by Virginia L Colin
Once, I worked with a mom from eastern Europe and a dad from South America. The dad was on a path toward U.S. citizenship. The mom came to the U.S. as a nanny on a work visa. After she had a baby, who later got sick and needed to go to a hospital, she was unable to serve as nanny for other children. Losing her job meant losing her visa. She was going to have to return to Europe. Both parents loved their baby. Neither was wealthy. What would they do about custody and visitation?
If they let a judge decide, it seems fairly likely that the most the dad would get would be joint legal custody, plus visitation, when possible; however, visitation would seldom be possible. The dad was not free to leave the U.S. at his stage of progress toward citizenship. The mom had no savings.
In mediation, these parents were amazing. Despite the pain of their separation, and despite numerous misunderstandings and frightening arguments, they made a plan that protected the child, gave the father extensive visitation time until the mother left the U.S., protected the father’s right to have more time with the child as the years passed, handled transportation for visits realistically, provided for the child having access to health coverage in the mother’s home country, arranged for visits through Skype calls for the absent parent at least once a week, planned for the mother to bring the child to the U.S. to visit the dad at least once a year if the dad could pay for the plane tickets, planned for the dad to pick the child up in Europe for a traveling visit at least once a year, if affordable, and increased the length of the visits with dad, as the child got older. Moreover, the parents set the father’s child support obligation low enough to make saving for travel possible. In her own country, where she would have help from her family, the mother thought that modest child support would be sufficient.
In addition, the parents agreed in writing to reevaluate their custody and visitation plan if the mother became able to return to live in the U.S., and they agreed to reevaluate it, regardless of circumstances, when the child reached age 5. They also agreed that the father’s time with the child would never decrease, unless planned visits were to interfere with school attendance, and that the mother’s right to have the child with her for approximately half of each summer vacation would never decrease. The father agreed in writing to sign all documents necessary for the child to have dual citizenship in the U.S. and in the mother’s country so that the child would be eligible for free healthcare provided by the government for all citizens in her country.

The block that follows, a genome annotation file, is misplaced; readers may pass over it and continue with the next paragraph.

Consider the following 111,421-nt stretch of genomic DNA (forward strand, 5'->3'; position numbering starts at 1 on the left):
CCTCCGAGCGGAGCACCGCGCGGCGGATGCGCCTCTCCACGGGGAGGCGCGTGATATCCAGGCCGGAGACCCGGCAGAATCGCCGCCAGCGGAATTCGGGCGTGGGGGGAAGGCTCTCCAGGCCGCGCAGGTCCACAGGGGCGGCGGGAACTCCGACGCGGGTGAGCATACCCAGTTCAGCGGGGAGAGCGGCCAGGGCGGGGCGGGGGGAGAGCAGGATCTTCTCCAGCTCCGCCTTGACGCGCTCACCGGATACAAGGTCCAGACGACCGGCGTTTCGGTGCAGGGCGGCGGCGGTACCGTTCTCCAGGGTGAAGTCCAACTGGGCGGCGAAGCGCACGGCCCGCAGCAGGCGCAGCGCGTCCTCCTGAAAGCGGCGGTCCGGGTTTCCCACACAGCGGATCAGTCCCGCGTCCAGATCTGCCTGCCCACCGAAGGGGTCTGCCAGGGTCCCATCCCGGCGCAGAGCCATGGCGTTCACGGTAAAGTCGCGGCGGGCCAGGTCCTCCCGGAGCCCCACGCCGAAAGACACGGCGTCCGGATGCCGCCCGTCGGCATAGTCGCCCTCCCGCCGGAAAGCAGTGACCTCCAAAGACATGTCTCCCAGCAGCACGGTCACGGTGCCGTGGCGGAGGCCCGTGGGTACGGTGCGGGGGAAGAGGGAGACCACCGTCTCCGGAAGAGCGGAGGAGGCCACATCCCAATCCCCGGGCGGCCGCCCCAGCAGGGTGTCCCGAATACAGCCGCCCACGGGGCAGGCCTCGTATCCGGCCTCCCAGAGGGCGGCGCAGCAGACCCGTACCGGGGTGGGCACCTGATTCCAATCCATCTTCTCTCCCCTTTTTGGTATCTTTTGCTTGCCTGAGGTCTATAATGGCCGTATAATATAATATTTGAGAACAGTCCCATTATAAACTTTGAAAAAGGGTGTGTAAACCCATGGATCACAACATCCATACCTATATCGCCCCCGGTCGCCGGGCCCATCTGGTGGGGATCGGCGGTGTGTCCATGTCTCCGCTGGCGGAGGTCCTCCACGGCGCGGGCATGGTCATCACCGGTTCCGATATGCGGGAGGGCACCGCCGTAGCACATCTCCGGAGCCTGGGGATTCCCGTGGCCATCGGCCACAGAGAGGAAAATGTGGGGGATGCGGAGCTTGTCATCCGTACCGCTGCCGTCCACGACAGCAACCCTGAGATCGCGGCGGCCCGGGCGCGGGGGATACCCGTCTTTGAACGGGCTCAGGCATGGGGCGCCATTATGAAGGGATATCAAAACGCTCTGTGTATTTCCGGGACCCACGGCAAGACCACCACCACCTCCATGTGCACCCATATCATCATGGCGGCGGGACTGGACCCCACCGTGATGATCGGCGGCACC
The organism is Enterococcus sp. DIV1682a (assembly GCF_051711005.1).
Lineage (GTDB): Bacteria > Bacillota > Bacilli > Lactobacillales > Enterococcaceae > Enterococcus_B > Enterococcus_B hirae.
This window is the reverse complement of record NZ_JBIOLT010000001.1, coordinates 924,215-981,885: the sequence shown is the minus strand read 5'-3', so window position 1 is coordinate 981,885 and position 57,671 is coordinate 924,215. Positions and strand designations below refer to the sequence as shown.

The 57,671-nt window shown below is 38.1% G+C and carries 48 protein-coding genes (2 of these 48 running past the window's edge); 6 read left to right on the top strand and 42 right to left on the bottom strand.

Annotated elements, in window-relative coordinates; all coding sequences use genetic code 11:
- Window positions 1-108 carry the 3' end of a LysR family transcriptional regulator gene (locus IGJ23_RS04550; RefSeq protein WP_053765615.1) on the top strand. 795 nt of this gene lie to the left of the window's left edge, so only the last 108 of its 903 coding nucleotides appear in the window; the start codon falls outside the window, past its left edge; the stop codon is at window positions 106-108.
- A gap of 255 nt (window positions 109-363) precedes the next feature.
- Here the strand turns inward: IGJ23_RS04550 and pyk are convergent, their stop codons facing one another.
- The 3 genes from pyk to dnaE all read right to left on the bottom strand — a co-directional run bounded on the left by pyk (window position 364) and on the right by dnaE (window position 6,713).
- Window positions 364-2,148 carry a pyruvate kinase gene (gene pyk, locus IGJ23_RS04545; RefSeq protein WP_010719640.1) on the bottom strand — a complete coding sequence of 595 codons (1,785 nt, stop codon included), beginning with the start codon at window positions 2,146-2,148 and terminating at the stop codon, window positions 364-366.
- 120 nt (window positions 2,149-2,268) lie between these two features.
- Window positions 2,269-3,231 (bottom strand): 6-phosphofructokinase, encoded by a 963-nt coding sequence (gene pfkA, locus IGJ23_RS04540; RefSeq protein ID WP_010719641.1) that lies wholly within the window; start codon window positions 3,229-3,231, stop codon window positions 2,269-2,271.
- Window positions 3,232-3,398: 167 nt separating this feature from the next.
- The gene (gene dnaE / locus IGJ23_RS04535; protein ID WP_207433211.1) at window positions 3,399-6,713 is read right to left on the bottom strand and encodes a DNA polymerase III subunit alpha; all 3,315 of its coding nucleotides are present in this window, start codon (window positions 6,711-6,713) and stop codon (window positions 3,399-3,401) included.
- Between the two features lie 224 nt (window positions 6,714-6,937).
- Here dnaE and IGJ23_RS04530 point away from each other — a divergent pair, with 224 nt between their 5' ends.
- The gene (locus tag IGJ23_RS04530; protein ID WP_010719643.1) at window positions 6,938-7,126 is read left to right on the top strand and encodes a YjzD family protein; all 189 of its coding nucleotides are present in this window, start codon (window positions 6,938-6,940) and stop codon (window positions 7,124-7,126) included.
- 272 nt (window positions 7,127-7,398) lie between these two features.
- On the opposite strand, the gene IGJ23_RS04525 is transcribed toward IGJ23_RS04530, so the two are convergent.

The Mediated Parenting Agreement that these parents made for the benefit of their child was much more detailed and better for the child than the “liberal, flexible visitation” that a judge would be likely to order after a 20-minute court hearing.
When we started mediation, there were fears about one parent taking the child away from the other. When we finished, there was a workable plan to assure that the child would have a strong relationship with each parent, even though the parents would probably live on different continents for a couple of years. A judge would not have given the five or six hours this couple needed for developing this plan.
This is just one example of a creative and complex agreement emerging from family mediation. It happens every day.
This article was originally published here.
Formerly a research psychologist, Virginia L. Colin, Ph.D. has been providing family mediation services since 1999. She has written two books: Human Attachment (1996) and, with Rebecca Martin, The Guide to Low-Cost Divorce in Virginia (2014). She is the Director of Colin Family Mediation Group.